The design of airplanes, bridges, chemical plants, and computer chips is aided significantly by modern computational tools. Design of novel molecules, however, is done primarily by trial-and-error. A prime example is the pharmaceutical industry, where the complexity of biomolecular interactions has greatly limited our ability to model and design effective small molecule drugs. This means drug design has remained somewhat of a black art, relying on many ad hoc assumptions and on the intuitive insights of experienced medicinal chemists.
What are the barriers that must be overcome in order to model drug-ligand binding affinities, solubilities, partitioning into delivery formulations and polymorph stabilities effectively? Is there a hope to change the process of designing drugs with high efficacy, good bioavailability and a specific mode of action from a trial- and-error art to a nanoscale engineering process using high-quality, reliable modeling?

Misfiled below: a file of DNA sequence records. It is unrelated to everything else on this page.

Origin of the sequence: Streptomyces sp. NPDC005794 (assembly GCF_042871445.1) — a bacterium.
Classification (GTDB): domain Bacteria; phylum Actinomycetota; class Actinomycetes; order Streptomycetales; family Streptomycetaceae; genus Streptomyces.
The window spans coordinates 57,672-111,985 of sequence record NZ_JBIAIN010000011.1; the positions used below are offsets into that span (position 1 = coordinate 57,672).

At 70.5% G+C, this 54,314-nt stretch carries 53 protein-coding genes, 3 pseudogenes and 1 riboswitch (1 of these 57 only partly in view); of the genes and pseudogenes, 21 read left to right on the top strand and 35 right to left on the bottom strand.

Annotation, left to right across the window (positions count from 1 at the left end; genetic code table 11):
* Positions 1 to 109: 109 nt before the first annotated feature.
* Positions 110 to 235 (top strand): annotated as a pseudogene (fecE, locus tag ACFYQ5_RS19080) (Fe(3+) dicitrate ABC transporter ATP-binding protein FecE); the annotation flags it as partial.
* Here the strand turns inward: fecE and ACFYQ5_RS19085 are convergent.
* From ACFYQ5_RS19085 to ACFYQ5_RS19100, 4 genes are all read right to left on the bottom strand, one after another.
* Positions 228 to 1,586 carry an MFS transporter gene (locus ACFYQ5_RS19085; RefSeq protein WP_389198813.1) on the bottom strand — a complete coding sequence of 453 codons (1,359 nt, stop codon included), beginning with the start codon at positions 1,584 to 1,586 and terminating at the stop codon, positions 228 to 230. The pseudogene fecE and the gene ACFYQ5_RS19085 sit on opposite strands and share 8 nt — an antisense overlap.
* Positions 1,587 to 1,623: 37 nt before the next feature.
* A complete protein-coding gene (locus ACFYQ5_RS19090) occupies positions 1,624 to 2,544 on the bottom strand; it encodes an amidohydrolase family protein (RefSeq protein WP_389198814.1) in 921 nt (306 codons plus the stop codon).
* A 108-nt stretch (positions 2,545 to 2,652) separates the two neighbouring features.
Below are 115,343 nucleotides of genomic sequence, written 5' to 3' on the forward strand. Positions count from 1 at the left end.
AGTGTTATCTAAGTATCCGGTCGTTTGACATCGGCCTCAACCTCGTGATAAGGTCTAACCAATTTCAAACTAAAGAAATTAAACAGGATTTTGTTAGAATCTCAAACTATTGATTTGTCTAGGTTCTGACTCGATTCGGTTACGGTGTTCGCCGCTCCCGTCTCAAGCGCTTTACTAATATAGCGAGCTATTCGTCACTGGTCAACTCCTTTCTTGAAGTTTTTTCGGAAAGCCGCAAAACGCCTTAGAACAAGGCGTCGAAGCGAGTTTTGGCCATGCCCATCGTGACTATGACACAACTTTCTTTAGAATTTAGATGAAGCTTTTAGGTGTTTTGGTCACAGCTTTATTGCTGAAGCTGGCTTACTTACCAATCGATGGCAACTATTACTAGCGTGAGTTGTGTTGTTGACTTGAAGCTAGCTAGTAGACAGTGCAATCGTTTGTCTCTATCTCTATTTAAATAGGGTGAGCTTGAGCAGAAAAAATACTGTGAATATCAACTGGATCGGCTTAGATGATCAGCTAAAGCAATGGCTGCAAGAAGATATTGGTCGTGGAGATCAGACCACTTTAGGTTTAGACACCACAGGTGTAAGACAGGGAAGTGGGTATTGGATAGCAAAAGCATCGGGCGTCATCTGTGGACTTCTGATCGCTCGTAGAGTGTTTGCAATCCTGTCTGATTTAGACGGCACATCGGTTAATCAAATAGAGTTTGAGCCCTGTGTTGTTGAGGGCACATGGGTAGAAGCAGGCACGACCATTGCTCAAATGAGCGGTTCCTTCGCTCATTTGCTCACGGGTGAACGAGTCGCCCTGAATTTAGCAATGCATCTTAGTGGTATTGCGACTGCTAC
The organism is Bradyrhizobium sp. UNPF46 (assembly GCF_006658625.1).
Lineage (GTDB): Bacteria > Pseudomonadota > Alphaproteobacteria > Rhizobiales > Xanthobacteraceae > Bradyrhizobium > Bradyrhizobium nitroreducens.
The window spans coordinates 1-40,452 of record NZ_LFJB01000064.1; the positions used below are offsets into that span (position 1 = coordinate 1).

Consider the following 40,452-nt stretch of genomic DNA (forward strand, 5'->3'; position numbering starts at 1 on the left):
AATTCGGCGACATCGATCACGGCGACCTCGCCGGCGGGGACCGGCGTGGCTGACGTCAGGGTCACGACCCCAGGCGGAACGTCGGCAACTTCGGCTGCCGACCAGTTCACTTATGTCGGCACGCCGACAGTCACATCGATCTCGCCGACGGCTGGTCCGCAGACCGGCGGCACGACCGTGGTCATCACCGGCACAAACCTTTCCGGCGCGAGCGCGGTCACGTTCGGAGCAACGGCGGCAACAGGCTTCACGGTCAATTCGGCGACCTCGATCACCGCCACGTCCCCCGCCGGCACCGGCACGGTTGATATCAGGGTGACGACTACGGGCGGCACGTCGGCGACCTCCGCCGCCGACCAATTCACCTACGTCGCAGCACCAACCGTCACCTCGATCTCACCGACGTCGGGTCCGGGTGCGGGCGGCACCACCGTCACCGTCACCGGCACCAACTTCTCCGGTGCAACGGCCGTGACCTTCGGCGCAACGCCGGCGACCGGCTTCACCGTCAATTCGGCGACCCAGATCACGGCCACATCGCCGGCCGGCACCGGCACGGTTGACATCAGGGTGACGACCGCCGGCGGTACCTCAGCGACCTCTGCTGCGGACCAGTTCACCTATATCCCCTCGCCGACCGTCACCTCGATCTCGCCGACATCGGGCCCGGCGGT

In my talk, I will discuss the barriers above, some of the successes that are emerging in the field, and describe research in the Shirts group on modeling the noncovalent interactions of small molecules with sufficient reliability and efficiency to have a place in the modern pharmaceutical workflow. In particular, I will discuss approaches we are developing to predict binding affinities of small molecules to proteins, and to predict the stability of different polymorphs of solid forms of these small molecule drugs.